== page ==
Our house fronts onto a busy road, separated only by a narrow path, some railings and a pavement (that’s a sidewalk for American readers). Vehicles go past with monotonous regularity. When it rains, which it does a lot here in Wales, the noise of the vehicles’ sloshing tyres is louder. Also, the wind tends to throw heavy rain against the study windows with the sound of hurled gravel. The noises don’t bother me when I’m writing, but would be a problem for recording clean audio.

I knew the study would be unlikely to work as an improvised recording studio, but nevertheless decided to give it a go. First, I taped up the windows with duct tape, hoping that would reduce the traffic noise.

Next, I thought of filling the window space with books, the idea being that any intruding traffic noise would hit the biblio-wall and die. I have enough books in the house to completely fill the window space, but the problem was that once I’d reached a certain height, the wall began to become a little unstable, being constructed as it was of books of varying dimensions and with only a narrow window cill (or sill, if you’d prefer) as a foundation. I didn’t like the thought of the wall toppling onto me in mid-narration so stopped construction when it was high enough to shield my desk and recording equipment, but with only about half of the space filled.

Finally, I draped a spare duvet over the window and biblio-wall, hung blankets on the wall behind me and came up with a nifty temporary blanket-hanging solution to cover the door so that it was a simple matter to uncover it to get in and out.

Then I was ready to record.

Yeah, it didn’t work. The road is too busy, my attempts at blocking the noise too ineffective. The sound of passing vehicles could be clearly heard on my first recordings. I began to pause narration whenever a vehicle was approaching but had to do that so often it was probably doubling the recording time and frustrating any chance I had of getting into a narration flow.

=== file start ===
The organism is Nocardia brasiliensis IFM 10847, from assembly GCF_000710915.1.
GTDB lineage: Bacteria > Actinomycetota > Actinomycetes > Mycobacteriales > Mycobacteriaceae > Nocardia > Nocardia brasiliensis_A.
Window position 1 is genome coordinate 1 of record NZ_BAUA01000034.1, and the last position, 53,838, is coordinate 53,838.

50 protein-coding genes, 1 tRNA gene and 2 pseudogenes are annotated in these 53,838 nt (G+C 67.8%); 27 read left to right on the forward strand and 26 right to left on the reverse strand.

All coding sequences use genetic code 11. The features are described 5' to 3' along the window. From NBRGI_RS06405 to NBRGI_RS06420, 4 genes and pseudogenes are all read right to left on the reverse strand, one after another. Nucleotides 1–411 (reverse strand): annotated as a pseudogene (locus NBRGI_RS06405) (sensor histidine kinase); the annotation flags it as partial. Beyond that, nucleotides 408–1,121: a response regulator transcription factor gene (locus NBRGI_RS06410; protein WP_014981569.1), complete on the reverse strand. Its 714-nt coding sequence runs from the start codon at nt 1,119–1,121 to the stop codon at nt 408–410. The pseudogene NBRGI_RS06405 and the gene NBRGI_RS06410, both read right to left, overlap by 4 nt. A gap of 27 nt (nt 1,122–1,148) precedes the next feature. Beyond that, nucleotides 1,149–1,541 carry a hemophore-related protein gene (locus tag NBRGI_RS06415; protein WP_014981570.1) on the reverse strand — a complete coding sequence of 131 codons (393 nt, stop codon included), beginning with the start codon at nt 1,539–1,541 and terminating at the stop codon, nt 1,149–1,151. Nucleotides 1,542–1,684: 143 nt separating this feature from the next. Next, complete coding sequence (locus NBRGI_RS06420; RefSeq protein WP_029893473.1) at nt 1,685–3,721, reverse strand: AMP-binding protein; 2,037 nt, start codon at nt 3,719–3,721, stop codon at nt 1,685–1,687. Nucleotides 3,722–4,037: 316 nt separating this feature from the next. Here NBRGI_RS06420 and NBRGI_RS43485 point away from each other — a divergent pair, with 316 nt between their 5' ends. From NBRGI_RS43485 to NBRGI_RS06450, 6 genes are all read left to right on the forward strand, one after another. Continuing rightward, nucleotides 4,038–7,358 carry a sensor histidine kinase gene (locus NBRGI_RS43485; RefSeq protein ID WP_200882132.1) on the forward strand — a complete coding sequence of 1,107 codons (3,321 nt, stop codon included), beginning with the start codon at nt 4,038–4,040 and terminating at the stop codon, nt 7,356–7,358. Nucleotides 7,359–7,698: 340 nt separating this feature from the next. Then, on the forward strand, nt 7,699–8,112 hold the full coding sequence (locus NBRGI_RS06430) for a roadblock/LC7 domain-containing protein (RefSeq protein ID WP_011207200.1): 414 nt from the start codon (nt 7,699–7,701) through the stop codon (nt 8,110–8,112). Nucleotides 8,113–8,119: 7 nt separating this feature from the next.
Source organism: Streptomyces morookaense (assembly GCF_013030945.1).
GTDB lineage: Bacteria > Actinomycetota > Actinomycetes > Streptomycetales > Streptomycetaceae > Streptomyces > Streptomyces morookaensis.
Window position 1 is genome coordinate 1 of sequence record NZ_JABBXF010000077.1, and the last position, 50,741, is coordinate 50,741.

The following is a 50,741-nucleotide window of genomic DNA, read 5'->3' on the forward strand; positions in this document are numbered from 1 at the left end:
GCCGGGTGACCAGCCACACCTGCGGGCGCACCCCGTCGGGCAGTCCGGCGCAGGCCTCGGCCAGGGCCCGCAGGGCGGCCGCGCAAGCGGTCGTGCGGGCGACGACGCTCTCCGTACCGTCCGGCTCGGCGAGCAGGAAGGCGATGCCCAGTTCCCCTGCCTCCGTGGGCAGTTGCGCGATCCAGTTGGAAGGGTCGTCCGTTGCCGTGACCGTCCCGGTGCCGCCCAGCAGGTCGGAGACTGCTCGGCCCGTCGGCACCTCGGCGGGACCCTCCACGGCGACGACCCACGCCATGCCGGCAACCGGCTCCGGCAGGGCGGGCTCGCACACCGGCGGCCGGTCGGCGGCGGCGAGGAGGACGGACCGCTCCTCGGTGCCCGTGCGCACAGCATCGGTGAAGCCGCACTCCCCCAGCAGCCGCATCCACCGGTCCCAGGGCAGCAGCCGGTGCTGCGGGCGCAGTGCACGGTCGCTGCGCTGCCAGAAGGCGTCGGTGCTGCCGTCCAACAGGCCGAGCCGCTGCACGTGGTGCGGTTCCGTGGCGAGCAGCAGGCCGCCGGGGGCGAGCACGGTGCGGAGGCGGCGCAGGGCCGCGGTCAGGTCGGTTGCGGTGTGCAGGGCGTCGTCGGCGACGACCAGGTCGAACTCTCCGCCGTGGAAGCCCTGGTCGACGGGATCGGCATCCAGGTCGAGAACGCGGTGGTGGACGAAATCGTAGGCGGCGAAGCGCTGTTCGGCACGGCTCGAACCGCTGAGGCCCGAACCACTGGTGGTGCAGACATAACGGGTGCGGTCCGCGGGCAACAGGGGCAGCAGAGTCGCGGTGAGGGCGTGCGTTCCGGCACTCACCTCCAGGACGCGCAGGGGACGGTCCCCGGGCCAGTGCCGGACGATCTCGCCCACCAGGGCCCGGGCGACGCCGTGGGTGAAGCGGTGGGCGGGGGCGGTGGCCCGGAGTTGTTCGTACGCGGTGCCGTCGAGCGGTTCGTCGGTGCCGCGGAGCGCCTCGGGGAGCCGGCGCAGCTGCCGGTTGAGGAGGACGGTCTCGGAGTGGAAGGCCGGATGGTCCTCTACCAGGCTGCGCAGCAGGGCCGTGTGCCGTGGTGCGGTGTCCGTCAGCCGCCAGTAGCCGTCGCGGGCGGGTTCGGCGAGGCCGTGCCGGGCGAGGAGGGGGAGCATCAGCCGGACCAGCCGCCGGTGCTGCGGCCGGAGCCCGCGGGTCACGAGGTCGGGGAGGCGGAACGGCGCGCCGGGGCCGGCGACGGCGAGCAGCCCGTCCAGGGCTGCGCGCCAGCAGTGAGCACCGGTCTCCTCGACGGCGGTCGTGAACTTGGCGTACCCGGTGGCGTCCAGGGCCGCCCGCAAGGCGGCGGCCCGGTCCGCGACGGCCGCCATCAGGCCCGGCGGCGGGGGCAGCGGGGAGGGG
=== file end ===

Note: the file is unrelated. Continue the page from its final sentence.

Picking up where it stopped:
Time for Plan B. My younger daughter and her boyfriend have been living with us since graduating last year while they sort out permanent jobs and get themselves into a position where they can afford to get their own place. In the meantime, they’ve taken over the spare bedroom and my daughter’s bedroom has been used pretty much as a dumping ground. Her bedroom has one huge advantage over the study as a potential recording studio: it’s at the back of the house, away from the main road.

Long story short, we cleared the room sufficiently that I could position a desk with my back to a wall over which I could drape blankets or duvets and with space to do the same to the sides to provide an improvised sound booth. There’s room for a foldaway table to hold my laptop. I have surrounded my desktop sound booth with spare pillows and cushions to provide more sound insulation.

It’s still not a professional recording studio, obviously, but without the constant noise from the road, it is far more effective as a home sound studio and, apart from the occasional boy racer going past with an unmuffled exhaust, the roar of which reaches even my daughter’s bedroom, I no longer have to worry about external noise while I record my books.

That still leaves my narration and editing abilities. Hmm, perhaps lack-of-abilities would be more accurate, but I am improving. More on these in future posts.

Till then…

From Page to Screen – Part 3

Favourite film adaptations

I thought it might be a bit of fun to list my top ten favourite film adaptations of books I’ve read. Until I sat down to compile the list and realised it’s not that easy because either the films haven’t measured up to the books, or I’ve enjoyed a film but not (yet) read the book upon which it’s based.

The other problem is that I have read a lot of books and watched a lot of films. I’m at that age where my mind refuses to hold onto names that leave no lasting impression on it. That being so, there might have been better film adaptations I’ve seen than some that make it onto the list, but that I’ve simply forgotten about. In fact, it’s quite likely.

Anyway, to the best of my knowledge, here follows in no particular order (I struggled to compile a list of ten, let alone having to rank them in order) my top ten film adaptations of books I’ve read.

The Lord of the Rings

One of my favourite books; one of my favourite adaptations— see From Page to Screen – Part 2 where I explain why.

One Flew Over the Cuckoo’s Nest

I can’t imagine anyone more suited to the lead role of Randle McMurphy than Jack Nicholson in his pomp. Add a breathtaking performance by Louise Fletcher as his nemesis Nurse Ratched and it makes for a superb film, at times hilarious, at others heartbreakingly sad.


One Flew Over the Cuckoo’s Nest

The 39 Steps